The right shower design can completely transform the look and feel of your bathroom. The best made plans work to maximize the use of space as well as make your bathroom more comfortable and functional. One of the hottest trends in bathroom design is the addition of a frameless glass shower enclosure. A frameless shower conveys a modern clean feel adding both beauty, functionality and value to your home. Any remodeling project can seem a bit daunting, so in this three part series we’ll discuss some handy bits of information for making the planning process easier.
In part one of this series we’ll discuss measuring and spatial considerations for your new shower enclosure.
The Shape of Your Shower
When planning your shower enclosure the first place to start is the shape of the shower. If you’re just replacing your existing shower with a new one, then you’ll likely have to keep the same shape. However if you are remodeling your bathroom you may have more leeway in choosing the shape of your shower, because different showers fit indifferent spaces. When considering the shape of your shower keep in mind that most shower hardware is designed to accommodate 90⁰, 135⁰, 180⁰ angles, so planning your shower with this in understanding ensures a more cost-effective installation and properly functioning enclosure.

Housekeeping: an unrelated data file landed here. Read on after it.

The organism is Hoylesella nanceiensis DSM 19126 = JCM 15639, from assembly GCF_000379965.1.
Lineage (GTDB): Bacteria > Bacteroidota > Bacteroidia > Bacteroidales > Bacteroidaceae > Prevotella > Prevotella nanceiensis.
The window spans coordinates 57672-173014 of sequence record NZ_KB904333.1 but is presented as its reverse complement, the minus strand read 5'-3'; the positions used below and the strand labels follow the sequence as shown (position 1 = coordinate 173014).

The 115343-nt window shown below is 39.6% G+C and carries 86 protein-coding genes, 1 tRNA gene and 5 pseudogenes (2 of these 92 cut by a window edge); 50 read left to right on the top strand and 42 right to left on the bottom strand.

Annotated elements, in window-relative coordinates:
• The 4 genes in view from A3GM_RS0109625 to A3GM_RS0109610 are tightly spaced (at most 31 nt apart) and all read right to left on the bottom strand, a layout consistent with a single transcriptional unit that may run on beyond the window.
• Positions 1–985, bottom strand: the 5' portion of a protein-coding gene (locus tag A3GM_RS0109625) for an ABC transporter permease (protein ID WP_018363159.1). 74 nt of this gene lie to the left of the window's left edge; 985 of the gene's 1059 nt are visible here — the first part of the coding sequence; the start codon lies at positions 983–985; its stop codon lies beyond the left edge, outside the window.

Are Your Walls Straight
To prevent hinge binding, uneven joints, and gaps between the glass and the substrate, walls which meet a door or glass panel should be completely plumb (vertical). This means the wall can’t lean in or out in any direction or be curved. Any walls that are more than ¼” out of plumb make it very difficult to install a shower properly because they cause unsightly gaps, are more likely to leak, and have a greater chance of having hinge binding issues. It’s possible to make glass adjustments for walls that are out of plumb, but you may incur additional charges to special order the glass to fit the less than ideal opening.
Swing Space for Your Shower Door
When planning your frameless glass shower enclosure it’s important to remember that building code requires that all hinged shower doors must open outwards. Hinged shower doors that swing inwards only are not permitted by code as the door must allow unobstructed access to a showering person in case of a fall. You are permitted to have a door that swings in both directions, but you’ll need to be sure that you plan for door swing clearance both inside and outside the shower. In you shower design you’ll need to make sure there are no obstacles, such as a toilet or vanity that will prevent your shower door from opening freely. If your bathroom footprint does not allow for swing clearance for a shower door, consider choosing a glass sliding shower door. Your other alternatives include double sliding doors, which come either semi-framed or framed, or possibly a shower screen which leaves ample clearance space in case of emergency.
Stay tuned for part 2 of our series where we’ll discuss support for doors, glass panel widths, and shower curb options.
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